You walk into your local Walmart. There may be someone to greet you at the door, yet as you make your way down the aisle, you realize you need help. Within moments a drone flies down from above and hovers in front of you, then leads you to the item you’re trying to find.
Is this real, or is this science fiction?
Yes, it’s real! Walmart has filed a patent for drones to help shoppers in its stores. The way it works is simple. You have your shopping list on a mobile device, such as your mobile phone or a tablet that’s provided by the store. The mobile device communicates with the drone, and it flies over to help you find what you need. The patent application states the following: “If, for example, the user has requested navigation assistance to an item selected from a virtual shopping list on the mobile electronic device, the computing device can control the aerial drone to provide navigation assistance to guide the user to the location of the selected item.”
Drones are the next generation of retail robots and automation interacting with customers to improve their in-store experience. Last year, Lowe’s made the news when it introduced the Lowebot, which helps customers navigate throughout its large stores.
And, Walmart isn’t the only one filing patents for drones that interact with customers. Amazon has filed a patent for a delivery drone that reacts to voice commands and gestures, such as waving arms.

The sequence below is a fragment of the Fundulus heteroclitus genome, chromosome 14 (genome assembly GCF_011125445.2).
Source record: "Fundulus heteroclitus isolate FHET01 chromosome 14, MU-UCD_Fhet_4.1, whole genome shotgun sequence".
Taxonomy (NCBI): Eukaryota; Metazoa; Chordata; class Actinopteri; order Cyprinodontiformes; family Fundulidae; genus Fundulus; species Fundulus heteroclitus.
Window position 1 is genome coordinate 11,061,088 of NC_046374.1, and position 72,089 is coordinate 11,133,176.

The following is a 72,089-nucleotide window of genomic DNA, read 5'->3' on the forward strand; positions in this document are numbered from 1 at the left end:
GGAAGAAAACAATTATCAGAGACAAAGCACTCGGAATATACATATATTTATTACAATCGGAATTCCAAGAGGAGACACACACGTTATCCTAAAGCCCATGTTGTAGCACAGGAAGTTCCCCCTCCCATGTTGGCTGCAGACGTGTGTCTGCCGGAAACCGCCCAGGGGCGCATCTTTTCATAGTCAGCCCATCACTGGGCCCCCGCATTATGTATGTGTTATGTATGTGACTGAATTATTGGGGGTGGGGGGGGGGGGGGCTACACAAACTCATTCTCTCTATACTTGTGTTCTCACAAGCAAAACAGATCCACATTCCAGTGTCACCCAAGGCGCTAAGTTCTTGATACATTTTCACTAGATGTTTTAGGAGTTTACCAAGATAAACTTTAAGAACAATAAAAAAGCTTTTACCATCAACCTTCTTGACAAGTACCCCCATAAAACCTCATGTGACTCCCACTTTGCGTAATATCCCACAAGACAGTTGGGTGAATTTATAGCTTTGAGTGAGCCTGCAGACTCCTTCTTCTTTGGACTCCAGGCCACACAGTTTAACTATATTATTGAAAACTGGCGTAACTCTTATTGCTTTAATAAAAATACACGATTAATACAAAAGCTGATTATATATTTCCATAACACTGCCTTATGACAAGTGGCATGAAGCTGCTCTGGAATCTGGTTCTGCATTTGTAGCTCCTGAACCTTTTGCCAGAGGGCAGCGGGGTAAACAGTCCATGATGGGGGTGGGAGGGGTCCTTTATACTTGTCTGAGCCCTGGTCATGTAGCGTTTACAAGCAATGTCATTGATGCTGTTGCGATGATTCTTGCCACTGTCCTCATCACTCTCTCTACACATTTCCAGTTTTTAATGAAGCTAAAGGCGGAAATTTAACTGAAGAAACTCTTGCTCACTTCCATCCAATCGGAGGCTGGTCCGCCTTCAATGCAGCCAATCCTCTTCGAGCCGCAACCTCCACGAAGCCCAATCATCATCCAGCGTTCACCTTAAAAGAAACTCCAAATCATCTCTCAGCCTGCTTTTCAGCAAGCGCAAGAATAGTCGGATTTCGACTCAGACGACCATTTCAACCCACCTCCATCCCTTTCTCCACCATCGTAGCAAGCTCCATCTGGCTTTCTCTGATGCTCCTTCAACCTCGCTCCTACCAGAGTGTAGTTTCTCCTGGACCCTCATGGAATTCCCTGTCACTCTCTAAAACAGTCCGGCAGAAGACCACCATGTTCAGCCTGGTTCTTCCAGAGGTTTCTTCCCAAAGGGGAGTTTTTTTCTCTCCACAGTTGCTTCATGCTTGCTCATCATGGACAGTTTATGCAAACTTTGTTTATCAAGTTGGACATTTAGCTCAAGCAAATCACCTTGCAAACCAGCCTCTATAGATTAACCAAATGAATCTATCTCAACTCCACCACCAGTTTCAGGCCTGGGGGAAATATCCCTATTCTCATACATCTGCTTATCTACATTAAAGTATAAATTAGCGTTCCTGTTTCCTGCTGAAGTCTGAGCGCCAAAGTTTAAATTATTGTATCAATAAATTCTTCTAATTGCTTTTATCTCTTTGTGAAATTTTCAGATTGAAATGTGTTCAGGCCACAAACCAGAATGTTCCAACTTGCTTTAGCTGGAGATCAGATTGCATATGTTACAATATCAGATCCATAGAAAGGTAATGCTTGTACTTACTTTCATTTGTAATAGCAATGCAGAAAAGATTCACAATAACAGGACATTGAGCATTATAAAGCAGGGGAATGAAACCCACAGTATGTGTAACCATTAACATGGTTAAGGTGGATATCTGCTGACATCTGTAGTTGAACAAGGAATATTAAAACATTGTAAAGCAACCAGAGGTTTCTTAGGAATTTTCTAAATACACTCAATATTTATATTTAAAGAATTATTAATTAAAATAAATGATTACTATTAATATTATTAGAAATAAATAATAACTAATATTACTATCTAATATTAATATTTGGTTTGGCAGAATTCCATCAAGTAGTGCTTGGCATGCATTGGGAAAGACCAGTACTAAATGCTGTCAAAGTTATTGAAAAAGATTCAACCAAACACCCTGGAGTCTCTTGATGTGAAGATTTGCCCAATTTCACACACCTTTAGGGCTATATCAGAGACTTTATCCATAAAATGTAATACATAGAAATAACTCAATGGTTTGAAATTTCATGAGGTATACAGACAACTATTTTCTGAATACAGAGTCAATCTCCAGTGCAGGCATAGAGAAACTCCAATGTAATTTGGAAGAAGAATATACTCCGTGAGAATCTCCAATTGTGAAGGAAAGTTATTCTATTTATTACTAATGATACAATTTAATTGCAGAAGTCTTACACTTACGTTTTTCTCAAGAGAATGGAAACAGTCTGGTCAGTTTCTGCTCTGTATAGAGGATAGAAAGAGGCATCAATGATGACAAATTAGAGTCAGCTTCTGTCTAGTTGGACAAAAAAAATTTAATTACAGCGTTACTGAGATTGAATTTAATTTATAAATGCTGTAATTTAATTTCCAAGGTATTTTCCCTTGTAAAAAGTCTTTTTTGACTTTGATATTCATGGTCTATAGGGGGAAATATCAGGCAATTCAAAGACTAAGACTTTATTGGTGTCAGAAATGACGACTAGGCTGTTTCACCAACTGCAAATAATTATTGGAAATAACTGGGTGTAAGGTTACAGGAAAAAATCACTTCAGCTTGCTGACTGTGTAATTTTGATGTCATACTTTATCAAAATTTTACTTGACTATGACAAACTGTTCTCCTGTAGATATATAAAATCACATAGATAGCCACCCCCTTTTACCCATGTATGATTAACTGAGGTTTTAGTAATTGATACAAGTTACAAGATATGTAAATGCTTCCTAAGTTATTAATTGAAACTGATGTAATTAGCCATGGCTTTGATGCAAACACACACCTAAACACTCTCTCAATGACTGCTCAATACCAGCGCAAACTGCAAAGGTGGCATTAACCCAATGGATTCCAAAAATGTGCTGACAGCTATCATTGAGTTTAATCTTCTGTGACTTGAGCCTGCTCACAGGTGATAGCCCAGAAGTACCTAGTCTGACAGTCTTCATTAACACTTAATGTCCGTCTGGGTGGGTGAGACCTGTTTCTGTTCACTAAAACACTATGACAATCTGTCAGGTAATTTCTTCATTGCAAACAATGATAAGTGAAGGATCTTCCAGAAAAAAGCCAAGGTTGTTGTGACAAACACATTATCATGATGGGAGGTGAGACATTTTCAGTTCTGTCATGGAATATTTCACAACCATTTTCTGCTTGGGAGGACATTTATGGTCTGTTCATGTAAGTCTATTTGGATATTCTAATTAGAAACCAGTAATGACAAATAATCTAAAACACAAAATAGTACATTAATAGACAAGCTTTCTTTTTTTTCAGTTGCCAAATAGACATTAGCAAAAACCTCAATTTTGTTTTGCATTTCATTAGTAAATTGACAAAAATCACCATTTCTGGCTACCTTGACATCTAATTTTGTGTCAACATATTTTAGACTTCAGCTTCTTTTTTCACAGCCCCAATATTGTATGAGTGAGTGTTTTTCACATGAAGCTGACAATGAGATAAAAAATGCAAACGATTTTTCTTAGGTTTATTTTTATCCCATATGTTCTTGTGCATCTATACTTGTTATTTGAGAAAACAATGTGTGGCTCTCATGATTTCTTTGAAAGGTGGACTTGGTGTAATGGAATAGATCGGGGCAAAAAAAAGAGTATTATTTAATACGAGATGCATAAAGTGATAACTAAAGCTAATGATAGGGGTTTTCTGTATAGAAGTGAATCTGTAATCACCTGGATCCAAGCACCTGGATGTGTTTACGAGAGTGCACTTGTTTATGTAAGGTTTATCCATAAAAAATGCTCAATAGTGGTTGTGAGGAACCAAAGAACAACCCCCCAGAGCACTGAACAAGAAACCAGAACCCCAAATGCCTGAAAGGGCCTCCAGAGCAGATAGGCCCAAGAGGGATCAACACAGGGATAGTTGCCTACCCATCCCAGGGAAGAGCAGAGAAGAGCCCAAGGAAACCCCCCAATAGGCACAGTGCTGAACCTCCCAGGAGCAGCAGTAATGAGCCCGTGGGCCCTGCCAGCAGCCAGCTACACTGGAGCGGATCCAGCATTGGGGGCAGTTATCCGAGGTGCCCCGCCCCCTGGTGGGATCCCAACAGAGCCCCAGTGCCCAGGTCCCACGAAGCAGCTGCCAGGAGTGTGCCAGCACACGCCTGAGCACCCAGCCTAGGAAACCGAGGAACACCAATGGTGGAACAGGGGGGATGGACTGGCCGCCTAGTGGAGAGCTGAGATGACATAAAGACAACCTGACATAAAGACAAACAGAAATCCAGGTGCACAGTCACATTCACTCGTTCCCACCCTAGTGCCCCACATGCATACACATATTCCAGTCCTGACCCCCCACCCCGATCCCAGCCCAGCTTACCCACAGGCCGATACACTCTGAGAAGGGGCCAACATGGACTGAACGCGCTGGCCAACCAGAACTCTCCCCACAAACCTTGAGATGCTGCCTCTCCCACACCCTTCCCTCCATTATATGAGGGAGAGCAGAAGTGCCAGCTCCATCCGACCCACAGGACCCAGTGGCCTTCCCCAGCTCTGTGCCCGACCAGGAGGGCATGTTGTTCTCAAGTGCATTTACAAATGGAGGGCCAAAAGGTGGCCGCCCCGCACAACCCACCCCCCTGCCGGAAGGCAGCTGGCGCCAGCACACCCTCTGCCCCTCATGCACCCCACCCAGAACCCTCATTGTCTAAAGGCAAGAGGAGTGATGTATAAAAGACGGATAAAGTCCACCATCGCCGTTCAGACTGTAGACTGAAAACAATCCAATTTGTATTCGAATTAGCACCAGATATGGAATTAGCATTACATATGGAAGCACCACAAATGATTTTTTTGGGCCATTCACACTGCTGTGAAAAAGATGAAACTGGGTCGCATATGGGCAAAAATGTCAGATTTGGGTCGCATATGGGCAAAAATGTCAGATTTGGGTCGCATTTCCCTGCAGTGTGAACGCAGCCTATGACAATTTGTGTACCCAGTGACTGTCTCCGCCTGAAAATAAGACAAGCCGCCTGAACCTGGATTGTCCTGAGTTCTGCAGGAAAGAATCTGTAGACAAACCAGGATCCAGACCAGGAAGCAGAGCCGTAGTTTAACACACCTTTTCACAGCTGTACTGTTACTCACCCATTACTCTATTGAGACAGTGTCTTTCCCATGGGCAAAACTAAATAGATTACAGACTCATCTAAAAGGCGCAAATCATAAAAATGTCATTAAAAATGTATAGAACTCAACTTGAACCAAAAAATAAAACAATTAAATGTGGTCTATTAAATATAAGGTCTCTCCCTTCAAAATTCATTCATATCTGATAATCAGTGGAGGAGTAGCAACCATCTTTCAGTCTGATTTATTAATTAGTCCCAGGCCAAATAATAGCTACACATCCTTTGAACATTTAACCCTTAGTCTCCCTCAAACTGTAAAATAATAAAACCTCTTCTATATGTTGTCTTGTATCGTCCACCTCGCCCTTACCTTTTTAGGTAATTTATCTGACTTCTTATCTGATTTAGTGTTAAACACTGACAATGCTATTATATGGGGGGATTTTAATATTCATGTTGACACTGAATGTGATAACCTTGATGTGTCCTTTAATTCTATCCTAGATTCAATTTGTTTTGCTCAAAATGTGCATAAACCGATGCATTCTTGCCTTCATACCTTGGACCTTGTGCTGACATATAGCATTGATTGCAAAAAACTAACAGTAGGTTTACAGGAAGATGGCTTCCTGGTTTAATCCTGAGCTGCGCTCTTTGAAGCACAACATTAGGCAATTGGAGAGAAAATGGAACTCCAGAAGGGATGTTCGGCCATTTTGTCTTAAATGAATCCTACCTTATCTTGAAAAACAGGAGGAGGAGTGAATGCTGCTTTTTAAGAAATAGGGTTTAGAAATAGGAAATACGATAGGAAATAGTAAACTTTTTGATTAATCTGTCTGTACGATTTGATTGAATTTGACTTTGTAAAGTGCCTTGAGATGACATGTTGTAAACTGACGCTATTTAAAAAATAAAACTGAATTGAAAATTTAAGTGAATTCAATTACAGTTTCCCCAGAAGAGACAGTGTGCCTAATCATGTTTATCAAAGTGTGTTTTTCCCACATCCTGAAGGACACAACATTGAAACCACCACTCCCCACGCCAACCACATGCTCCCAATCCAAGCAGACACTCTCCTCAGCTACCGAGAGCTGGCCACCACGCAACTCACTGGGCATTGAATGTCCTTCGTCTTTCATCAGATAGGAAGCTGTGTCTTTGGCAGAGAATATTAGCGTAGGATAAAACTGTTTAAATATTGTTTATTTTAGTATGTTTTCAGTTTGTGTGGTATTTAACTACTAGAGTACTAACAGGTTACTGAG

Whether or not these drones or the Lowebot become mainstream is yet to be seen. However, these brands need to push the technology envelope to find ways to better serve their customers, and it appears that robots and drones are part of that new technology.
Is this a good thing? Can robots and drones give the same level of support and service as a person? Perhaps, at some level, a very basic level, technology can enhance the customer’s experience. But that, at least in this author’s opinion is where it stops – at least for today.
I’m not the only one who feels that way. InMoment is a cloud-based customer experience intelligence pioneer that gives brands insights into what will help drive their business. And, it knows that while technology is a powerful tool to enhance and even differentiate the customer experience, human-to-human interactions remain essential. Its 2018 CX Trends Report offers up the proof that humans make or break the customer’s experience. Sixty-five percent of consumers report that “staff interaction” highly influences their decision to buy more from a brand. They appreciate expertise and a friendly experience. Furthermore, positive, memorable experiences are greatly influenced by human interaction, specifically being treated special. That’s hard for a drone or robot to provide.
Dr. Paul Warner, Vice President of Consumer and Employee Insights at InMoment, states, “As artificial intelligence (AI) begins to advance, brands must be more strategic when implementing these new technologies. Today’s consumers do not want to only interact with robots, they also value human connections. Therefore, omitting the human element would not be wise.”
The experience someone gets at Walmart is different than, for example, Nordstrom. Walmart customers don’t expect to find a salesperson at every turn. However, they do expect great selection, good prices and an easy, frictionless experience. Drones and robots can provide that, but what they can’t do is emotionally connect to the customer – at least not yet.
Dr. Warner states, “In today’s digital-first world, it’s all about balancing tech advancements and consumers’ values.”
So, while technology is cool and it may intrigue and even help customers, it should be seen as an enhancement, not a replacement, for the Walmart Greeter and the friendly cashier who sincerely thanks us for our business!